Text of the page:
FDA panel recommends COVID-19 vaccines for youngest children, as parents await final decision

Nearly two years after adults began getting vaccinated against COVID-19, Laura Chiang, a Decatur mother of 3, she is grateful her 4-year-old Harper is a step closer to getting her shots.

Wednesday an independent FDA advisory panel votes unanimously to recommend the agency authorize both the Moderna and Pfizer vaccines for children under 5.

"For us, it's just a sigh of relief, when she can get vaccinated, to know that she has that added layer of protection," Chiang says.  "It will just be a huge relief as a parent."

But, for Harper, the shots may be a little too late.

Her older brothers, 10-year-old Jacob and 6-year-old Caleb got vaccinated as soon as they were eligible, right before the holidays.

Last month, still waiting for the FDA to authorize a vaccine for her age group, Harper caught both COVID-19 and parainfluenza, leaving her with a fever for 13 days straight.

"It's like we kind of missed the boat a little bit, because Harper got sick, pretty sick, it would have been amazing to have been vaccinated," her mother says.  "I think things would have gone differently for her.  But, (I'm) still really grateful to have this vaccine."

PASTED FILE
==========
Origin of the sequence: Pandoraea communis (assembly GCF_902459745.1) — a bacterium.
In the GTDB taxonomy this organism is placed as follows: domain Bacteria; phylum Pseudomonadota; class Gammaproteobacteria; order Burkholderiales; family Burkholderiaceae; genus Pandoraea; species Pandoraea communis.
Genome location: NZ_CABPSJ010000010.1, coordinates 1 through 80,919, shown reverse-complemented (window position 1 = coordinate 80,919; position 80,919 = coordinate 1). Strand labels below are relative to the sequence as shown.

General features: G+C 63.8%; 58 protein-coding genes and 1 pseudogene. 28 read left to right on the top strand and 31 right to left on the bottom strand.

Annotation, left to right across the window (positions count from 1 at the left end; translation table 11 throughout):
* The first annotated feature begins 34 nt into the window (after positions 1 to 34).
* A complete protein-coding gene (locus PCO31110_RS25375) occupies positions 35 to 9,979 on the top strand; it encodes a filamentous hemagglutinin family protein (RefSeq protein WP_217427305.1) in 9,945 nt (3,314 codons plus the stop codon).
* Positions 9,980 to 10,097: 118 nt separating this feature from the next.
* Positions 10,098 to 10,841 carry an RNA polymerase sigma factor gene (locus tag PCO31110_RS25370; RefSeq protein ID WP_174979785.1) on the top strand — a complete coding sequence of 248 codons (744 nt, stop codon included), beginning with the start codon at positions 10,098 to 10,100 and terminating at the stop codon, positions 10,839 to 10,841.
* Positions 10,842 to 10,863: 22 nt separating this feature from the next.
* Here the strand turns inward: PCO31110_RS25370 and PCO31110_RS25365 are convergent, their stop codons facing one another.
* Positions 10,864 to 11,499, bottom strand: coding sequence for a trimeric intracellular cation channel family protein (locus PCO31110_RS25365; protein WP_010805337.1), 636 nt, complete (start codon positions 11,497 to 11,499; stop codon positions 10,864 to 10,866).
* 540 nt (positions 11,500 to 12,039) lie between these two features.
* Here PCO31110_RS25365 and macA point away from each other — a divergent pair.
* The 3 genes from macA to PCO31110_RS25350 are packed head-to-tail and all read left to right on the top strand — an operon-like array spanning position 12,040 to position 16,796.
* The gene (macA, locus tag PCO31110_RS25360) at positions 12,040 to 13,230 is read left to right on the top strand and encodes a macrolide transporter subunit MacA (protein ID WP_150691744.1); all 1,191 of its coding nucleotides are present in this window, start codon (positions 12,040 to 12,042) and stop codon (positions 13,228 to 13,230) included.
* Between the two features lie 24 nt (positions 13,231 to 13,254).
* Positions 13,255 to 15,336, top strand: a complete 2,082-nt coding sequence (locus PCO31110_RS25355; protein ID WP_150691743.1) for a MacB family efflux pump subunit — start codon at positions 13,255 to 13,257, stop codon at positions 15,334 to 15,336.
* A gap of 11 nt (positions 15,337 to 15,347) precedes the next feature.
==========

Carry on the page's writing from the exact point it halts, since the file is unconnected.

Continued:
Pediatrician Dr. Jennifer Shu with Children's Medical Group in Decatur, says her parents are eager to get their toddlers and preschoolers vaccinated.  

Her practice has ordered both the Pfizer and Moderna vaccines for kids ages 6 months up to 5.

"I think families would like to have the choice or which one to choose," Dr. Shu says.  "So, some children will get the Pfizer, that's going to be 3 doses, that's a tenth of the adult dose, with the schedule being at 0, 3 weeks and 3 months.

The Moderna vaccine is a two-shot series given 4 weeks apart.

"We've had so many parents say they want to be first on the list, they want to know about it, they want to schedule it now, because they're worried we're going to be full," Shu says.  "I've assured them we have plenty of vaccine available, and we will make time to get the children vaccinated."

Many parents may harder to convince. 

A Kaiser Family Foundation survey conducted in April found only 18% of parents of young children say they plan to get the vaccine as soon as possible.

The rest say they either plan to either wait, will not vaccinate, or will do so only if the shots are required.

"I think parents should have questions, because you're making decisions for your children, and you're using the best information you have at any given time," Dr. Shu says.  "And, your pediatrician can help you filter through all the information you've been hearing from many sources."

Harper Chiang is feeling much better, but will likely have to wait until 3 months her COVID-19 infection to get her first shot.

"But, but, I'm still so excited to have the opportunity," Laura Chiang says.  "As soon as it makes the most sense, based on the recommendations, we'll get her vaccinated."